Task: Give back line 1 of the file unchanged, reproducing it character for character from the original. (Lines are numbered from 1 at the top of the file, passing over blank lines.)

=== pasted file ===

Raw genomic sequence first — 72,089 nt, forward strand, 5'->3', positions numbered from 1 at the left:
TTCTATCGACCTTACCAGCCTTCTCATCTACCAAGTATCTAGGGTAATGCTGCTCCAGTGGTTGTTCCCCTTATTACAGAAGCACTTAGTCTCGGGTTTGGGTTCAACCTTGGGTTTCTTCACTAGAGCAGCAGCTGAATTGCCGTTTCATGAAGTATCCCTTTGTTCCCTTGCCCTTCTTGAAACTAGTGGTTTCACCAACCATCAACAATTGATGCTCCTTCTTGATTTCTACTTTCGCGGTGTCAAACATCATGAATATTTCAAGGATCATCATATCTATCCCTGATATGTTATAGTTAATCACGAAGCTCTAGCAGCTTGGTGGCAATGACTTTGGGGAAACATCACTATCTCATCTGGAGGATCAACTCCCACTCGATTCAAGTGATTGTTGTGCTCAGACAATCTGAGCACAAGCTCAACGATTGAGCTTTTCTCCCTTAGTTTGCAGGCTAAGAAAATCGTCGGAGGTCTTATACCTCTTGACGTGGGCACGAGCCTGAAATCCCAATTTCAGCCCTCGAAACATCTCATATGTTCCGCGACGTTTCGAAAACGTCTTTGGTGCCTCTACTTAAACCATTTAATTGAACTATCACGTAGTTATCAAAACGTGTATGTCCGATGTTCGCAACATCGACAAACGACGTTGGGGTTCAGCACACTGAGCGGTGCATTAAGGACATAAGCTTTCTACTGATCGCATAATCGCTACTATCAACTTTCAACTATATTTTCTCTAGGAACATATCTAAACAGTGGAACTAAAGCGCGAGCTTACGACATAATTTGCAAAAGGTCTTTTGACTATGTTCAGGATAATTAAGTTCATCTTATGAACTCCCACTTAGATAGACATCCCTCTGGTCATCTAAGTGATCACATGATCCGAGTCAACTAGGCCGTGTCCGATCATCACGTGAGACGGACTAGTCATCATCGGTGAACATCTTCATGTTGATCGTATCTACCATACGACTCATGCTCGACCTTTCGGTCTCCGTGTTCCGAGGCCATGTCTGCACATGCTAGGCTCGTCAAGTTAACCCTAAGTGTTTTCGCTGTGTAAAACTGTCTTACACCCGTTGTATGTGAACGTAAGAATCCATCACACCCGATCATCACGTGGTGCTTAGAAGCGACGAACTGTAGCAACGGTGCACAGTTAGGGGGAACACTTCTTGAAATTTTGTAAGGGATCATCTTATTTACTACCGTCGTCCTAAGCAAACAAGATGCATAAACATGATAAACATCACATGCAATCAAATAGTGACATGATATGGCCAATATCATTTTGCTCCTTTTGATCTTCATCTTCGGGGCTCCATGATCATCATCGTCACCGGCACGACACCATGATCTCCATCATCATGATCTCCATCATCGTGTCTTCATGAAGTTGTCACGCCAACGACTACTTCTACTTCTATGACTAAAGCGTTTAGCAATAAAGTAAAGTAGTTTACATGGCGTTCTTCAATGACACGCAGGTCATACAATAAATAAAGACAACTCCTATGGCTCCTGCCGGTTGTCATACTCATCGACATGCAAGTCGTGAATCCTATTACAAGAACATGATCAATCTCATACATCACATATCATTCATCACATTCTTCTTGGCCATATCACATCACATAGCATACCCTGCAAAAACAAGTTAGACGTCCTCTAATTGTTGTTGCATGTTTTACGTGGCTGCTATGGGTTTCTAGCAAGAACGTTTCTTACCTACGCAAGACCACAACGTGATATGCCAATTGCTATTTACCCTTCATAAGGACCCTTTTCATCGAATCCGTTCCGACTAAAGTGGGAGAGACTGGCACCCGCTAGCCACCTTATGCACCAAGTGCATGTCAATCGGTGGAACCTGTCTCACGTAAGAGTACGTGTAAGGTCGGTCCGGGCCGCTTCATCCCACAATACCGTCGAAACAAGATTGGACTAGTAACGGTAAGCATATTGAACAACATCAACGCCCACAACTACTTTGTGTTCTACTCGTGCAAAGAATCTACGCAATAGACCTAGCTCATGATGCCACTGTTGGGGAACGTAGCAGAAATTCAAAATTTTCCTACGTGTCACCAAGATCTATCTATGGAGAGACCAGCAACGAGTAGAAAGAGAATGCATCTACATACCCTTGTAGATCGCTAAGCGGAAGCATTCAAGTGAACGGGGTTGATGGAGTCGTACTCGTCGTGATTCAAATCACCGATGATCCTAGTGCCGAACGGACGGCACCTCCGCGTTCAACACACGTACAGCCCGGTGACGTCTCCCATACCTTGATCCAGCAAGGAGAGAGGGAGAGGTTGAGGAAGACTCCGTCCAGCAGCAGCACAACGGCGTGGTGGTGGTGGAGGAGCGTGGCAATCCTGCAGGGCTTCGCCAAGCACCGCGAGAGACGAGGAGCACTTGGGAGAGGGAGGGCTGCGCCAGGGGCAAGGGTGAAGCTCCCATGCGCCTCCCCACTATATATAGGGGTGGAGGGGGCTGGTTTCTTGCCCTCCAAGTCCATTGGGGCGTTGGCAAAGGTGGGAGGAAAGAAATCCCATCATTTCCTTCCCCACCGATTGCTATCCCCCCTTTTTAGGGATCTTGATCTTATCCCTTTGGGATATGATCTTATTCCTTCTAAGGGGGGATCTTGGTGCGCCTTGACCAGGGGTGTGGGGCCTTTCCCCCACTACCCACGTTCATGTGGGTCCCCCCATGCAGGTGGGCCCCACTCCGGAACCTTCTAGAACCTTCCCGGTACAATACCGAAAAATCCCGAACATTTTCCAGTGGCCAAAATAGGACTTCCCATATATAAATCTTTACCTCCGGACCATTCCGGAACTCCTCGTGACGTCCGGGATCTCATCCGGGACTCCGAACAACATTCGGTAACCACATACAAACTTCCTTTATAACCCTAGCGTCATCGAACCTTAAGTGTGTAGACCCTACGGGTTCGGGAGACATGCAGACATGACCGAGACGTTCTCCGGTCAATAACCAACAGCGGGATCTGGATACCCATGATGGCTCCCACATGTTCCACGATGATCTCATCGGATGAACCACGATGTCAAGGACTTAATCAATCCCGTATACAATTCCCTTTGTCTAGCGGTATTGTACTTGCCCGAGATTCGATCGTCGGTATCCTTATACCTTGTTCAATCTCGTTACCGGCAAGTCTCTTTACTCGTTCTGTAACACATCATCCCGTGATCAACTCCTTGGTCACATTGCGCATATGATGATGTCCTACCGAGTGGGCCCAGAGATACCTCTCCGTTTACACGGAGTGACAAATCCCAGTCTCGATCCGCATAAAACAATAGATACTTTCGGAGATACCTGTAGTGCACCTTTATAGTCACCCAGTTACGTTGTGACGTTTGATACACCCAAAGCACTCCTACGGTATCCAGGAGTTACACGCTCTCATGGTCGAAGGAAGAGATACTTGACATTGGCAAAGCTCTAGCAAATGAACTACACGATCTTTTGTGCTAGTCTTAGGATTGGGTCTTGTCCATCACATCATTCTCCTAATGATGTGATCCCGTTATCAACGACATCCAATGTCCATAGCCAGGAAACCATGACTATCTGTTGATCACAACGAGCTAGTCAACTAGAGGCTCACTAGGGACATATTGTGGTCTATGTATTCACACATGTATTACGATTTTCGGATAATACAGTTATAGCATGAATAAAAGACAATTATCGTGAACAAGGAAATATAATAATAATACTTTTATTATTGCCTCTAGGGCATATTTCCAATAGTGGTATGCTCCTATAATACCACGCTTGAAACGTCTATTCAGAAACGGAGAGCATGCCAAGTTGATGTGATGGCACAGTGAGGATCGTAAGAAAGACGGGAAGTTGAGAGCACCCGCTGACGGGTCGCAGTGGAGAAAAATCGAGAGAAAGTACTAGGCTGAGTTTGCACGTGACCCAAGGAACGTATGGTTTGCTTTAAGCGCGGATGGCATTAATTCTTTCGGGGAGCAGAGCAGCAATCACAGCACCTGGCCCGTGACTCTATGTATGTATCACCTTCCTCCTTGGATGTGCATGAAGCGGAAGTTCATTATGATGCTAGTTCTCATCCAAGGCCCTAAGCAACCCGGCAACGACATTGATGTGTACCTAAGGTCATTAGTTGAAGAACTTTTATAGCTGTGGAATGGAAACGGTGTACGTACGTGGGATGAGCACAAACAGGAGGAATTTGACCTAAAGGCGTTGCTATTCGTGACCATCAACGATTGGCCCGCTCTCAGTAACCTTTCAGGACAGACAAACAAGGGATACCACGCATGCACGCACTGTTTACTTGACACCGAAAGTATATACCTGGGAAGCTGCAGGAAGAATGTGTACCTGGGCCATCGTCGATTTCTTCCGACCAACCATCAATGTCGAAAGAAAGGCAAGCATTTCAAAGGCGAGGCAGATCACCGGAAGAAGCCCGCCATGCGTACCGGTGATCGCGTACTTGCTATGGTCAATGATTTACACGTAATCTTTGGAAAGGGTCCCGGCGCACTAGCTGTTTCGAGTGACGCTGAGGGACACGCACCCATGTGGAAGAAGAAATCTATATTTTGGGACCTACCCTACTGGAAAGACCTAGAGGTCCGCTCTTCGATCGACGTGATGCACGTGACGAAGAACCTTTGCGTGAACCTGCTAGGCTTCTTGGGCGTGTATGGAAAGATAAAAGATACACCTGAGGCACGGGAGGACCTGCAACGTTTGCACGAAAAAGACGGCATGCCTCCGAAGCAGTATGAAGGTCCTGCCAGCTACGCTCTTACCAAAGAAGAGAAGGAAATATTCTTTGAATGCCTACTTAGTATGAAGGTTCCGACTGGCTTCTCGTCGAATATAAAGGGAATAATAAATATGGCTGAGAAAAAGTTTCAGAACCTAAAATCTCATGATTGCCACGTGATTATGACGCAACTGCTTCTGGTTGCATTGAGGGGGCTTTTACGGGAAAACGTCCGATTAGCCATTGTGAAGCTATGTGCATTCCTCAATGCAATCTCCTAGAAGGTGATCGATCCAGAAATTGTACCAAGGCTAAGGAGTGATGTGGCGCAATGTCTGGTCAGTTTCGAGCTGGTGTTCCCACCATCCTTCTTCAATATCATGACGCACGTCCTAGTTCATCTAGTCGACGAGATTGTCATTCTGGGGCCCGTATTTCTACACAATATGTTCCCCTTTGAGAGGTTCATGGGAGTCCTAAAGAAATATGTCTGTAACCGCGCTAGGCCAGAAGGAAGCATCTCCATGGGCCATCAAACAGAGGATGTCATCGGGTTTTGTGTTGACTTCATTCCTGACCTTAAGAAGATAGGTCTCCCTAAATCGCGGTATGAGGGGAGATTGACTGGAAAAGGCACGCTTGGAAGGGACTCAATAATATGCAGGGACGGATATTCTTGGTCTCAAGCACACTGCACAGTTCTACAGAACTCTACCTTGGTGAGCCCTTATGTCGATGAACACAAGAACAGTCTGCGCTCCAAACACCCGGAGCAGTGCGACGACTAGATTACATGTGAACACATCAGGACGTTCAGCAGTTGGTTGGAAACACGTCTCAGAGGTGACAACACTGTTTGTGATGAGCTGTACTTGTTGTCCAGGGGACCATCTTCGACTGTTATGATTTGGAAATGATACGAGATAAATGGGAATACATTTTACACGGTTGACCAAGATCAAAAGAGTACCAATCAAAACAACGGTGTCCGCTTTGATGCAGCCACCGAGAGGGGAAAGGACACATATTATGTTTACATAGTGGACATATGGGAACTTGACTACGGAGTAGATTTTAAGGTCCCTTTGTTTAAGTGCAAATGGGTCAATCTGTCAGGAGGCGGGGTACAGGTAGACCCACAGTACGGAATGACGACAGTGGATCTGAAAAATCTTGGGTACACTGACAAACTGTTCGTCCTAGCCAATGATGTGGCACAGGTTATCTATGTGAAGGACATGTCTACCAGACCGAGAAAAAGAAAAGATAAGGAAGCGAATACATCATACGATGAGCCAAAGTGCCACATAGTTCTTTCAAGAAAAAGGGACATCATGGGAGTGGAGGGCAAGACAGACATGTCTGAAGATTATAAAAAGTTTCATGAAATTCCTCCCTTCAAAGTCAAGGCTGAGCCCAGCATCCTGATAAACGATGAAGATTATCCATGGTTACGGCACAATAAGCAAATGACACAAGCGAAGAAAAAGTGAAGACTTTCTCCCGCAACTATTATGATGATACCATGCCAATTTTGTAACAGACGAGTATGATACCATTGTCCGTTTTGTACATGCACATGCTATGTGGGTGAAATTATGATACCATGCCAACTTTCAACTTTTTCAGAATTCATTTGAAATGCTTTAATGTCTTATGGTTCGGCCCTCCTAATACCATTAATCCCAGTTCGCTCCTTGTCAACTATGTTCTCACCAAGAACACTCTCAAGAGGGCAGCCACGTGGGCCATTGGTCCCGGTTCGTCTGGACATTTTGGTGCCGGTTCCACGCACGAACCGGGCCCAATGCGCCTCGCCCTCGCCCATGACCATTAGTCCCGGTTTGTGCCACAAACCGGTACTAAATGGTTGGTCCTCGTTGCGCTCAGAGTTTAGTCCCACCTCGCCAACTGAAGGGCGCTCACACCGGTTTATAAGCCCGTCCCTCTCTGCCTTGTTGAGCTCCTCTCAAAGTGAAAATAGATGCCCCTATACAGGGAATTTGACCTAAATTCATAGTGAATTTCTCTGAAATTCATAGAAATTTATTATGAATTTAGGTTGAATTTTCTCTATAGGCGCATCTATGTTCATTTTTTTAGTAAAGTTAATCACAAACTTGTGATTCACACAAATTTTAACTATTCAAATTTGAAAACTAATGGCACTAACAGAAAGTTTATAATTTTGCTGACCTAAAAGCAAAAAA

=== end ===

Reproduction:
Raw genomic sequence first — 72,089 nt, forward strand, 5'->3', positions numbered from 1 at the left: